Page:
The other book I read was very good. Peg Kerr is republishing her books. The Wild Swans is out and Emerald House Rising is forthcoming. TWS has two threads. A runaway ends up finding a place in NYC while in the other a young woman tries to break a witch’s curse on her brothers. I find the young man’s story more compelling. It’s set in the ’80s. The young woman’s story is in the early American colonies.

    • Noneofyourbusiness /

      Oh, a story based on the fairytale “The Six Swans” (which also inspired the Jim Henson’s The StoryTeller episode “The Three Ravens”), interesting!

  13. The Outsider by Stephen King
    SO good! First time I’ve experienced palpable dread and good old-fashioned fear from SK since Duma Key. Also, enjoying the HBO series.

  14. Katharine Ott /

    The first two books in Katherine Arden’s Winternight trilogy were fantastic, “The Bear and the Nightingale” and “The Girl in the Tower.” I’m on the homestretch with “The Winter of the Witch” and already mourning the loss of more time with Arden’s characters.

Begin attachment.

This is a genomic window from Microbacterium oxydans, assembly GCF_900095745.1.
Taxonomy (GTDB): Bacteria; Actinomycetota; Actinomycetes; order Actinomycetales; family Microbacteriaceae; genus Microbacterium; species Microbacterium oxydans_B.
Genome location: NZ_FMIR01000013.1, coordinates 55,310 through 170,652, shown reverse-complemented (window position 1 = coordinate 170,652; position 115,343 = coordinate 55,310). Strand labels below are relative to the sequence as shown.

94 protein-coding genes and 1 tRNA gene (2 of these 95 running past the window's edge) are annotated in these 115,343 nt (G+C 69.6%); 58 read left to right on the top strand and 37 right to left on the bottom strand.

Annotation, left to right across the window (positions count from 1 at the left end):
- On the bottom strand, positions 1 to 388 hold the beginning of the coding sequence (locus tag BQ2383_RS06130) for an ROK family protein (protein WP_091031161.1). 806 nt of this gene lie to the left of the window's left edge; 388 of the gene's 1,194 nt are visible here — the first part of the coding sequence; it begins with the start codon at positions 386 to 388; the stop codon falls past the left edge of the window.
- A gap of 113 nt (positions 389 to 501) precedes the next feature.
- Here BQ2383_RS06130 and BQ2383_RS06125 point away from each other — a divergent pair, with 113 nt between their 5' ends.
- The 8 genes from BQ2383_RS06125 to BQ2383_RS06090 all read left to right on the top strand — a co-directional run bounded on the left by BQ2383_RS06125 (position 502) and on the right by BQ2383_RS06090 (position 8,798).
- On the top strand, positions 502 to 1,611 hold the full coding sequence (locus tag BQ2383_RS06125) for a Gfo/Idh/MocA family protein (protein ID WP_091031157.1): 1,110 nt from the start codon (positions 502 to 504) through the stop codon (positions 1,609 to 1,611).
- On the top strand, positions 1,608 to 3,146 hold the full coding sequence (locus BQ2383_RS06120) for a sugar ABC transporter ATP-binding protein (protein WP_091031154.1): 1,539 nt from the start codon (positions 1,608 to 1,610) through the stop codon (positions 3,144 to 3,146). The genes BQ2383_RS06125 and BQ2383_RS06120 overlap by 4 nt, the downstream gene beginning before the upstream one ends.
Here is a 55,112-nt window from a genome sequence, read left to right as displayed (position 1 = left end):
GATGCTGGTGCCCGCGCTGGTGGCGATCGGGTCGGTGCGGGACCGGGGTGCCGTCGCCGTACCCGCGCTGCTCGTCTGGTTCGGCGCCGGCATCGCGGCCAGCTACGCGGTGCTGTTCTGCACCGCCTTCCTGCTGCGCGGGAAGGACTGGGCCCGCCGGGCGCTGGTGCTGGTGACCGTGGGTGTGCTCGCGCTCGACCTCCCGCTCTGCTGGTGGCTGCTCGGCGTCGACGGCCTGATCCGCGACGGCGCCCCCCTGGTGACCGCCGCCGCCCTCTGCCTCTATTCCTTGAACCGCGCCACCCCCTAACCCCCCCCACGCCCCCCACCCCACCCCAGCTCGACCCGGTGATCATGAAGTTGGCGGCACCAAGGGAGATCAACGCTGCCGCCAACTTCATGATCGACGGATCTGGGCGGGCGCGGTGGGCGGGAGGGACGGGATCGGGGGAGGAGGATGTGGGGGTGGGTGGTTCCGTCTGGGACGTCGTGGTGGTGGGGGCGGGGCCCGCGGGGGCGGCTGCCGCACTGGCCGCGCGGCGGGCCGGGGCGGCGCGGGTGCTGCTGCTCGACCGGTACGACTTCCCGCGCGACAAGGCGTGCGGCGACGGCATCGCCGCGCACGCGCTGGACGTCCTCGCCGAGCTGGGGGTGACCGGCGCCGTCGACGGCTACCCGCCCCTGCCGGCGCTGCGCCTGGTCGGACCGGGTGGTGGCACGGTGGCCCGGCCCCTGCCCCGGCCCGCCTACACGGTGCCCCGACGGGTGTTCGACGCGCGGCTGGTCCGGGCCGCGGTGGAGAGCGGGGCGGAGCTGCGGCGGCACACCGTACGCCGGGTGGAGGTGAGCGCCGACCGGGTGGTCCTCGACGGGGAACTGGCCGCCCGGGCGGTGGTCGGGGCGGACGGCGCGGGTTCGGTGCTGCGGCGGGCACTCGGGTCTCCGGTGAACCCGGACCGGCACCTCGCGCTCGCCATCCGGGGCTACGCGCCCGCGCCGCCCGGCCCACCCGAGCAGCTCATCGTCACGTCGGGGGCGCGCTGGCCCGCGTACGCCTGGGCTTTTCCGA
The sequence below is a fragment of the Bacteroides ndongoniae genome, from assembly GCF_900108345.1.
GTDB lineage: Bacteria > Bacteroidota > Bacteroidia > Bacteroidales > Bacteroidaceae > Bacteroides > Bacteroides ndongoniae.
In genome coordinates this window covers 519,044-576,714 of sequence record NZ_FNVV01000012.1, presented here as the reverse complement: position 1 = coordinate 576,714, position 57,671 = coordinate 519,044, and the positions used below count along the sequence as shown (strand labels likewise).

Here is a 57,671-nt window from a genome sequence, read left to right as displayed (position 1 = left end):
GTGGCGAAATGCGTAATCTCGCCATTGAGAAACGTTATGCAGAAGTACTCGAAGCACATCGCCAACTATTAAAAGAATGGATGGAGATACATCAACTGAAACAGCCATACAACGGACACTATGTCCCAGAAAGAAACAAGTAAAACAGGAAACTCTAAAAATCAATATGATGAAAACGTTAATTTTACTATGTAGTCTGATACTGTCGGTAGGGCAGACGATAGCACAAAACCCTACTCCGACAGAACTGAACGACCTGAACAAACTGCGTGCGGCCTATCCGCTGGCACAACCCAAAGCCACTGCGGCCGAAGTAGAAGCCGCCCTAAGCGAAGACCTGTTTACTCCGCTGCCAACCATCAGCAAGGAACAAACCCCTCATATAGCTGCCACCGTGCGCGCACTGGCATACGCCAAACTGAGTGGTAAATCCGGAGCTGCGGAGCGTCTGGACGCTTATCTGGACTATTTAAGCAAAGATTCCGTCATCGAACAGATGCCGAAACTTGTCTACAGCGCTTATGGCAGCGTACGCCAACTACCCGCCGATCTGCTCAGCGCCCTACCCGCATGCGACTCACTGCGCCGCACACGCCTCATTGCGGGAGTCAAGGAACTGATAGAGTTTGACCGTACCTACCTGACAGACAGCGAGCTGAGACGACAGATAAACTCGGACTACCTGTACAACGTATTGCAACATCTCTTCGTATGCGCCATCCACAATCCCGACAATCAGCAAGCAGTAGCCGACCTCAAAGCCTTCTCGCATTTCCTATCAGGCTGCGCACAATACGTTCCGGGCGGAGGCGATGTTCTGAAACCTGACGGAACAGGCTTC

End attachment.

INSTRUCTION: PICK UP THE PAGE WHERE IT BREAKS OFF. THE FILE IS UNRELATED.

15. BravoLimaPoppa /

    Started in January, and still haven’t finished One Man: A City of Fallen Gods Novel by Harry Connelly. And I’d say it’s very good. Fantasy noir, low stakes (the life of one girl and a man’s redemption of himself). But well done, if violent.
    And I’ve got several I want to read now. For the curious, they are: A Mist of Grit and Splinters, Dragons of Marrow, Darkness Within: and Other Stories (Tales of the Associated Worlds Book 3), The Dread Hammer.

  16. Non fiction book: The Meaning Revolution by Fred Kofman. Amazing book about meaning, motivation and leadership. I could not have started the year with a better book, I think.

  17. I enjoyed Starsight by Brandon Sanderson.

  18. Susan Whitehead, if you live in the USA, you win a book of your choice from our stacks.
    Please contact me (Marion) with your choice and a US address. Happy reading!